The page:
Head coaching experience was the one thing Doug McGill couldn’t put on his resume.
That changed after the highly regarded Rogers High junior varsity coach was hired to lead the football program at Deer Park.
“I’ve always wanted to be a head coach,” said McGill. “It is something I’ve wanted to do ever since I was a kid.”
Rogers coach Dave Pomante said he will be losing more than a good coach. He will be losing a friend. Deer Park athletic director Mike Blair said they have hired someone who can rejuvenate and return excitement to the football program.
“Five quality candidates interviewed and Doug just stood out,” said Blair. “We believe he will build a fine program with us.”
McGill spent seven years at Rogers volunteering under Jeff Reyburn while student teaching and “hanging around until they hired me.”
His junior varsity teams compiled a 37-13-1 record while he was there.
“Part of the reason for our success is the way Dave Pomante puts a program together,” he said. “All I had to do was show up and coach.”
Pirate players went through a zero-hour conditioning program, knew what the expectations were and were disciplined.
Zero hour gets its name from the 6:30 a.m. time at which Rogers athletes arrive prior to school to work out.
Those are things McGill said he will instill at Deer Park.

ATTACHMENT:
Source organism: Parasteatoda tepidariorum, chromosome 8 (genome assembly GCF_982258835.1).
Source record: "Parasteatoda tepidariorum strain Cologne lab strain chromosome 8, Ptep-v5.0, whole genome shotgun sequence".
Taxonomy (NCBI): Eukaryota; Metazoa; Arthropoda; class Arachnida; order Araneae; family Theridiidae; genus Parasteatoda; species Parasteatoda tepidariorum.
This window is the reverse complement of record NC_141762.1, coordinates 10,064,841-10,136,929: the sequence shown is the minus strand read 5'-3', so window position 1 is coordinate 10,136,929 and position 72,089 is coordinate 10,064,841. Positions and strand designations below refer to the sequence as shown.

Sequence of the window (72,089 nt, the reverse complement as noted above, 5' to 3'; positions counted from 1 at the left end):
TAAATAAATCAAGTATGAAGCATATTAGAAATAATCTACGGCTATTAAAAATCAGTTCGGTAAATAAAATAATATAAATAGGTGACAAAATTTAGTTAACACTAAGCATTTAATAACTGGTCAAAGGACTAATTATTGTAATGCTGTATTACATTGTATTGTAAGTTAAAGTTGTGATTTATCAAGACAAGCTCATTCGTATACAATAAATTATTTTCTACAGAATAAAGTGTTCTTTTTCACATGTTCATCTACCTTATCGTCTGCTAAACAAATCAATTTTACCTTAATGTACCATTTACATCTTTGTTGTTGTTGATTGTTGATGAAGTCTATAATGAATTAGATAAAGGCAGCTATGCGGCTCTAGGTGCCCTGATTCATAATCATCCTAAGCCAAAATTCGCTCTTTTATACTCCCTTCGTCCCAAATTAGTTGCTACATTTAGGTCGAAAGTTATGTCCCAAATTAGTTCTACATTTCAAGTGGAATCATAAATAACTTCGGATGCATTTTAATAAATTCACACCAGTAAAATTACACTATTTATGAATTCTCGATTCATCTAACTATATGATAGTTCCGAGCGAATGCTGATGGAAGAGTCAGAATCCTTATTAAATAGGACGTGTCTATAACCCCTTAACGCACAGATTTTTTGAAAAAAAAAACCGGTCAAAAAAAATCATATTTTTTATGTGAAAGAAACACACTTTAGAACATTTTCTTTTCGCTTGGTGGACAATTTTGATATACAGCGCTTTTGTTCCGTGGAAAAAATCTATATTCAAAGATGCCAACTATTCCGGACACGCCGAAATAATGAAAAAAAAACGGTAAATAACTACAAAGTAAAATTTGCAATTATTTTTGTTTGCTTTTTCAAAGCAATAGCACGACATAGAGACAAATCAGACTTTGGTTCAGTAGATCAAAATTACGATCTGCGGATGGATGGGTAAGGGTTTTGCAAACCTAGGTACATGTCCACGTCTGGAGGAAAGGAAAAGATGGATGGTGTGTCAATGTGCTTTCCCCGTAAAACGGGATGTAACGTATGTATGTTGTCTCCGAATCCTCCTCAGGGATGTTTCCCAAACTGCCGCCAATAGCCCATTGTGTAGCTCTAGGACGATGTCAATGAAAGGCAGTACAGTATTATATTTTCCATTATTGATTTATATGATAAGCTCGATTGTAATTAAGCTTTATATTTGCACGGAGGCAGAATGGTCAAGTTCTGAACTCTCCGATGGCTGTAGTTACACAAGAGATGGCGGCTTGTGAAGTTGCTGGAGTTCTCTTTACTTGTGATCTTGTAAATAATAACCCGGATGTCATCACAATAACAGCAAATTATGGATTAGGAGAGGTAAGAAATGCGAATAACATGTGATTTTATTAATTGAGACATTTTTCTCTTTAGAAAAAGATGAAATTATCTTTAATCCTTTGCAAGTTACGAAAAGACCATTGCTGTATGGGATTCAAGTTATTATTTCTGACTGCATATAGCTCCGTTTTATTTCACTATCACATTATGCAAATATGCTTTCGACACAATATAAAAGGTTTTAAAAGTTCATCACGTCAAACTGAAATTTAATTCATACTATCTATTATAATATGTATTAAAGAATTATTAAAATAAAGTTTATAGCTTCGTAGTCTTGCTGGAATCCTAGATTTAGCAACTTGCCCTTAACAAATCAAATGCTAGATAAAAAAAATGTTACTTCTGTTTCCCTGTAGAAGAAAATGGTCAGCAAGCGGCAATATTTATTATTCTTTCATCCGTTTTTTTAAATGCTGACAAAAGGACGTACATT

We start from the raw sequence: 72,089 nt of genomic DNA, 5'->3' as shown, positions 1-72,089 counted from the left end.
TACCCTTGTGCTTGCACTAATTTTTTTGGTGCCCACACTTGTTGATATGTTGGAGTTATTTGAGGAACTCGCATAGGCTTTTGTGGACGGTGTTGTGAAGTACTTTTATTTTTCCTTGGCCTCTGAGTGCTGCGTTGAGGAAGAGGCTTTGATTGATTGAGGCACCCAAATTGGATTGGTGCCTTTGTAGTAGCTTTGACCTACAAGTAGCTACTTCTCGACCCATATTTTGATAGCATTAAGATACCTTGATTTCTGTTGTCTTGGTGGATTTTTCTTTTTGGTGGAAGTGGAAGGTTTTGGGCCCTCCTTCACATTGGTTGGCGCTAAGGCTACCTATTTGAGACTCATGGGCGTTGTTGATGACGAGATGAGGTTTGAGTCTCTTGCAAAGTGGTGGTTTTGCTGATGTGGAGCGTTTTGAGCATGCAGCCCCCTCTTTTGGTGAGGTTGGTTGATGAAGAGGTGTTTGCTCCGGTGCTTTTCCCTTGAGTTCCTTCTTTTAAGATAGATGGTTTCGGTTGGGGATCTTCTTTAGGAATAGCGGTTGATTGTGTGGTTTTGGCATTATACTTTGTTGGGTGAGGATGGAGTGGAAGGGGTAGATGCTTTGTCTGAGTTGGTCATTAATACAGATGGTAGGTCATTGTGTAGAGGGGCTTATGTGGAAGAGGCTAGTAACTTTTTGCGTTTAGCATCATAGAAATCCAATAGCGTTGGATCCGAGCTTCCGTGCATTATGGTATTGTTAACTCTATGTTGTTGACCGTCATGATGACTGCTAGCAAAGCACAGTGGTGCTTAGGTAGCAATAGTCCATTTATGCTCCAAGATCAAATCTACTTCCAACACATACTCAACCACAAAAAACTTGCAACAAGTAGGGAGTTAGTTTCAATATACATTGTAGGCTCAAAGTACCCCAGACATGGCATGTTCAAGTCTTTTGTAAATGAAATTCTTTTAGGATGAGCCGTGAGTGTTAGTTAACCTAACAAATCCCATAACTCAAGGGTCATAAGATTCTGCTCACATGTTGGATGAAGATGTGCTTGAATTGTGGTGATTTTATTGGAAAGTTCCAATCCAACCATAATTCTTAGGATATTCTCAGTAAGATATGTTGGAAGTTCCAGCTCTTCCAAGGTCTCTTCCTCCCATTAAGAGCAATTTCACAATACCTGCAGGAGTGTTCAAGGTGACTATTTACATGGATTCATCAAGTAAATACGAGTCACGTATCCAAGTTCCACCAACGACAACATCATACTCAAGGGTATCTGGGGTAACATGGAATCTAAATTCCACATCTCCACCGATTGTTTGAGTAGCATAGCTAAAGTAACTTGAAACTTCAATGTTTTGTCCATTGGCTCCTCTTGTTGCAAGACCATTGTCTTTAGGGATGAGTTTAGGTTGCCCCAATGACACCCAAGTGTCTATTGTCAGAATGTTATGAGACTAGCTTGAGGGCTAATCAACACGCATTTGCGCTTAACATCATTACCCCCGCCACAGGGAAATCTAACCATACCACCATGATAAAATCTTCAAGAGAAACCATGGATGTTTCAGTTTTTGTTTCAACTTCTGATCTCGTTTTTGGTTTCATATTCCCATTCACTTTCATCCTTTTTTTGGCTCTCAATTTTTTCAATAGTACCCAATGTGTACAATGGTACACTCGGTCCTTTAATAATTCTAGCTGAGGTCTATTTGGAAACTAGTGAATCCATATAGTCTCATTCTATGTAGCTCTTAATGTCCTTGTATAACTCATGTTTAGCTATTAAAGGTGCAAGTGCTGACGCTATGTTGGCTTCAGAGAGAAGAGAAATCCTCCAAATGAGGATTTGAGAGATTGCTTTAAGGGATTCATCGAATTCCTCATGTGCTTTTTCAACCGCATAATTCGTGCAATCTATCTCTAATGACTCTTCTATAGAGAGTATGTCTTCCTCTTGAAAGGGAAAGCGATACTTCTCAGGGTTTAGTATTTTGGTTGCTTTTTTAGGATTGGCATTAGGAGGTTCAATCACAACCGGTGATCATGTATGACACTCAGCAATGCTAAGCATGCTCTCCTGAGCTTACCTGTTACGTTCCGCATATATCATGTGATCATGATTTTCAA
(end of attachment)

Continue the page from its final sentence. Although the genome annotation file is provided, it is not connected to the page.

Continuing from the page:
Pomante said McGill lent his own special touch to the Rogers program.
“His real strength is he has such good rapport with people,” Pomante said. “He does a great job with kids and also has real good rapport with assistant coaches, which ultimately is extremely important.”
McGill’s junior varsity teams ran the basic Pirate offense and defense, but he added his own little twists, said Pomante. He helped out with special teams and scouted for the varsity.
“We could see he will treat kids positively and work to improve,” said Blair, a former Deer Park head football coach. “He’s adaptable enough to take the personnel he has and make it work. That’s what we do at our level.”
McGill played at Shorecrest High in Seattle, Spokane Falls Community College and Eastern Washington University as an outside linebacker.
He has applied for head coaching jobs for three years and was seeking the Lakeside job, which went to former Naches Valley coach Brian Dunn, before learning Deer Park was open.
Both schools compete in the newly-aligned Great Northern AA League. New to the league are defending Frontier League football champion Pullman and Colville. Returning is Riverside, which won two league championships before moving into the Frontier League two years ago.
“I realize my work is cut out for me,” said McGill. “I’m no dummy. I realize there’s a honeymoon period there. But I think it is going to turn out all right.”
He said he will do basically what Pomante does at Rogers and run the football 80 percent of the time. Depending upon personnel, he will use a one-back or two-back set and throw the football. He’s even proposing that Deer Park begins a zero-hour conditioning program.
Leaving the only high school he had coached at was difficult.
“At the same time, as I weighed the pluses and minuses, I needed to do this,” McGill said. “I see my job as getting more kids excited about Deer Park football.”
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